The Finest Stone Town in England

How often, when watching epics on the big screen or television, have you admired the scenery or buildings and wondered where they are or even if they exist in reality?   Those of you that have done this when watching Middlemarch or Pride and Prejudice can be reassured that, indeed, they do for they were filmed in the Lincolnshire town of Stamford, often described as the finest stone town in England.

Stamford has an ancient history.  The Romans constructed Ermine Street which passes through it only to be then pursued by Queen Boudica; almost a thousand years later it was the turn of the Anglo-Saxons against the Danish invaders.  The conquering Normans built a castle (to be demolished four hundred years later) but it was during the Middle Ages that Stamford really flourished due to the wool trade.  However, apart from its five medieval churches, the majority of the town’s buildings date from the seventeenth and eighteenth centuries.  In the late 1960’s, it became Britain’s first conservation area and is now designated an area of outstanding architectural interest.  It is due to this early protection that has earned the town its accolade, seconded by the Sunday Times (national) newspaper describing it as the best place to live in the country.

Close to the bridge which crosses the River Welland  stands the church of St. Martin’s, built around 1150 and completely rebuilt three hundred years later.  It contains some fine memorials to the Cecil family, the earliest dating from 1598, and also medieval stained glass brought from a neighbouring village in the 1700’s.

 

For those interested in church timber, St. Martin’s has finely detailed box pews and a carved lectern.  It also has the more contemporary (1947) carved head of Christ – Consummatum Est by Alberdi – representing the moment of his death; an anti-war protest.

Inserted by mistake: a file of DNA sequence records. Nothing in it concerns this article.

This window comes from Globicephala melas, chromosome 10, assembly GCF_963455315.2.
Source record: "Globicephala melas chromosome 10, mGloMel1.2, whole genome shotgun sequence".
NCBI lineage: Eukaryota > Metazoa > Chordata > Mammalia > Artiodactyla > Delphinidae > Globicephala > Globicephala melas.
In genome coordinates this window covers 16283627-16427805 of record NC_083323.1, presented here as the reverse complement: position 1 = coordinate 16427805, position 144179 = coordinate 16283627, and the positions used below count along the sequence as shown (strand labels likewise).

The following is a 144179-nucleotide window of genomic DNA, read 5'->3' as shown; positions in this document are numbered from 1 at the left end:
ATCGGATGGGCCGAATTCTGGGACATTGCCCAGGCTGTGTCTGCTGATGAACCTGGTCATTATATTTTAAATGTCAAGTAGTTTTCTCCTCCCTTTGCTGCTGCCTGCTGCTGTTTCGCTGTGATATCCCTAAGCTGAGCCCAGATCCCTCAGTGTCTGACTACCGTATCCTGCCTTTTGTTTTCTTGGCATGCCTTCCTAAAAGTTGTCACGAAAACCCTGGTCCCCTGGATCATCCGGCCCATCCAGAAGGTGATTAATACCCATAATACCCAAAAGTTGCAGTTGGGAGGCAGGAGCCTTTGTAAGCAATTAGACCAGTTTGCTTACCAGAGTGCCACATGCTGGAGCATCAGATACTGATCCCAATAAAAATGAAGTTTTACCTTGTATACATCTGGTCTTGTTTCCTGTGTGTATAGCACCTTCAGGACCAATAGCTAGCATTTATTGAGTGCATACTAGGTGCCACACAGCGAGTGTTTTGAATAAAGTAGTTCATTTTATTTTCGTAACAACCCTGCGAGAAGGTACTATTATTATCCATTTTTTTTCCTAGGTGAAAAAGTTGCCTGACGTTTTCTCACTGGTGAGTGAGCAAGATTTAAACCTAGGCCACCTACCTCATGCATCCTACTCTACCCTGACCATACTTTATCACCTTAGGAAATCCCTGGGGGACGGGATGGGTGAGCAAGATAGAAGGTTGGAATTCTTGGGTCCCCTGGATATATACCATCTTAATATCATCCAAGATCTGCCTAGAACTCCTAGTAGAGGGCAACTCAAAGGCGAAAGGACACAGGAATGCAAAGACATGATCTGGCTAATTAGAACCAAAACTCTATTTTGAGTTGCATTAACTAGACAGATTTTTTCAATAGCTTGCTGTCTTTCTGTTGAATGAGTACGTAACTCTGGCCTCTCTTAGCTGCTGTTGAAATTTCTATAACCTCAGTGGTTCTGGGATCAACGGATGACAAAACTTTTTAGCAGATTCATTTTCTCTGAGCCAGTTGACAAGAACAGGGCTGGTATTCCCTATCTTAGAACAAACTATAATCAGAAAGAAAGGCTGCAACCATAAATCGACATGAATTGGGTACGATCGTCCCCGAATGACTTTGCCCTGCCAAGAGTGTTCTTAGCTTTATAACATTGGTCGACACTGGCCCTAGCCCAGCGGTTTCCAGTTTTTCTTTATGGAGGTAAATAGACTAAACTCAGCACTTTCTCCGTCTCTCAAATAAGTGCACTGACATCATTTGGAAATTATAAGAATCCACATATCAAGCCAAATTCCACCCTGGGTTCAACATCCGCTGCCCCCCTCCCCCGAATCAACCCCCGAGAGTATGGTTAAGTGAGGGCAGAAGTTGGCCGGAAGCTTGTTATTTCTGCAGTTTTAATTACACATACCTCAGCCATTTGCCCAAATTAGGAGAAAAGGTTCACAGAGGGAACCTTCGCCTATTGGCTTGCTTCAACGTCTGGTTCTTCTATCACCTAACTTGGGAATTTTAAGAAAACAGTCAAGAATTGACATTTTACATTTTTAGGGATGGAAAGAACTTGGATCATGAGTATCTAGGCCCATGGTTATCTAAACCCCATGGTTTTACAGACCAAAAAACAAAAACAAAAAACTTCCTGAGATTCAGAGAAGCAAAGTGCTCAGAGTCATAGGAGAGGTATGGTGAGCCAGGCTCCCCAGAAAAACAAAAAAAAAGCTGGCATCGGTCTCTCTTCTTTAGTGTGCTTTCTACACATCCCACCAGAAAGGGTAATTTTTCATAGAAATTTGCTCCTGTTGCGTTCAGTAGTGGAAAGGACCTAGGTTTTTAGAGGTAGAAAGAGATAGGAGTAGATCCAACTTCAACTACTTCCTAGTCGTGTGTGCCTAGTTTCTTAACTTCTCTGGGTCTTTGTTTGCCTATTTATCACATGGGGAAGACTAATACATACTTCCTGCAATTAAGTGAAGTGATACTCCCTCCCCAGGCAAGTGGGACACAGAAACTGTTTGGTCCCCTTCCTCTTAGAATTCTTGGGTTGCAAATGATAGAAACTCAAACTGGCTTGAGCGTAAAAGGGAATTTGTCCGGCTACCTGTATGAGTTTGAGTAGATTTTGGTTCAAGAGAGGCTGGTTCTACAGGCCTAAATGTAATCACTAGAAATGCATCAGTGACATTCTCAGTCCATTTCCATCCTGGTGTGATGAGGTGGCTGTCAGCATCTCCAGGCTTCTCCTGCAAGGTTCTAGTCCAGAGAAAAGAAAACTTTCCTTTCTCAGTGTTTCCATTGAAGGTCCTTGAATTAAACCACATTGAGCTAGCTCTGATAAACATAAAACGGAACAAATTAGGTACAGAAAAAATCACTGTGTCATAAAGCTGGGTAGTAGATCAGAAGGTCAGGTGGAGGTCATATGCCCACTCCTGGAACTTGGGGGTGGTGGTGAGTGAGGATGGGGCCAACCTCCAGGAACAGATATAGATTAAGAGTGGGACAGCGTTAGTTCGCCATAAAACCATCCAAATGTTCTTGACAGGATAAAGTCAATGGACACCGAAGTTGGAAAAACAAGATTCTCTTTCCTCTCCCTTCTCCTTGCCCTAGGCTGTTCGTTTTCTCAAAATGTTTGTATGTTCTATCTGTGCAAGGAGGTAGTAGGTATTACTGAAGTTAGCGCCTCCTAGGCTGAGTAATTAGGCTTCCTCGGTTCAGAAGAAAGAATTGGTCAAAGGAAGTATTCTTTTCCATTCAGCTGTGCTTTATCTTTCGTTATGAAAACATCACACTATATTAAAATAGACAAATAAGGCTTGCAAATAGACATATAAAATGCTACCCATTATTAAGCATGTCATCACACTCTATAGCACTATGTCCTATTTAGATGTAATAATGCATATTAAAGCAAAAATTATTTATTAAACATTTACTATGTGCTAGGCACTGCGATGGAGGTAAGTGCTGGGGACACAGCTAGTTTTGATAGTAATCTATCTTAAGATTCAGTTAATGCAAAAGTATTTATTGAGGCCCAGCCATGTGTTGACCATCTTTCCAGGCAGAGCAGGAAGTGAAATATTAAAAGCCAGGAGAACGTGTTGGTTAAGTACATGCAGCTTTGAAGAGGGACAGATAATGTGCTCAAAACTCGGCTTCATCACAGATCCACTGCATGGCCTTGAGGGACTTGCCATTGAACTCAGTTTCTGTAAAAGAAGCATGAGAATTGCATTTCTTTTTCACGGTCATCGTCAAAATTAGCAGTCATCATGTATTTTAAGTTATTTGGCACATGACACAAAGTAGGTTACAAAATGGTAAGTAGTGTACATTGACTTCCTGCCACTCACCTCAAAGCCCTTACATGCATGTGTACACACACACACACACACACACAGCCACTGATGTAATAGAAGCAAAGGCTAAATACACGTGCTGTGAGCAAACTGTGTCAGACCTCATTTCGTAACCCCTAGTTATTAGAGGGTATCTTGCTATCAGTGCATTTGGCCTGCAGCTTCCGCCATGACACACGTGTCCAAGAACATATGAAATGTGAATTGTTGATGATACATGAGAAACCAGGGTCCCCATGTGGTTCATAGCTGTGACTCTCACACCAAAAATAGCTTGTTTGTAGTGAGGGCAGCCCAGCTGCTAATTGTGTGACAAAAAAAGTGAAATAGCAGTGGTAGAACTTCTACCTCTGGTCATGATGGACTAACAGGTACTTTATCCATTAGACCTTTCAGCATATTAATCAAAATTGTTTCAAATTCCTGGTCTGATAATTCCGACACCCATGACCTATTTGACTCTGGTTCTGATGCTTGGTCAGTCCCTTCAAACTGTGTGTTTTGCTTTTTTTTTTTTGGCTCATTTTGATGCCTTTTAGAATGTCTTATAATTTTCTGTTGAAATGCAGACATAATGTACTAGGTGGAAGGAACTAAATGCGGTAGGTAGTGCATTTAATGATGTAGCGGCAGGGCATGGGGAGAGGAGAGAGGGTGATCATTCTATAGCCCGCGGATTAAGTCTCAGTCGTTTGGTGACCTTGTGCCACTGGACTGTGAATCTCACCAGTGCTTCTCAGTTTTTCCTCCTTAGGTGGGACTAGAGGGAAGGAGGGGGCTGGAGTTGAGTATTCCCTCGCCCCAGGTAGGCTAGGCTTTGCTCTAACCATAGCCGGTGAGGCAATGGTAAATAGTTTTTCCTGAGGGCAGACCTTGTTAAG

William Cecil, the first Lord Burghley, was chief advisor, Secretary of State and Lord High Treasurer to Queen Elizabeth I.  It was he who built Burghley House, considered to be the finest of its age and open to the public.  It is still lived in by descendants of the family and also home to the International Horse Trials held in the Park each September.  I have written of these before and these posts can be found by clicking on the link here.

More of my images of Stamford and Burghley can be found on Flickr by clicking on the link here.

Refs:
http://www.stamford.co.uk/index.shtml
http://en.wikipedia.org/wiki/Stamford,_Lincolnshire
http://www.stamfordchurches.co.uk/
http://en.wikipedia.org/wiki/William_Cecil,_1st_Baron_Burghley
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A Visit to Bath Abbey

There has been a church on the site of Bath Abbey for over a thousand years but the present Abbey Church is relatively new by British ecclesiastical standards.  Building started in 1499 but it was not until the early 1600’s that it was completed.  This was due to Henry VIII’s dissolution of the monasteries in 1539 and the Abbey remained as ruins until 1616 when the church was repaired; the last of the great medieval churches to be built.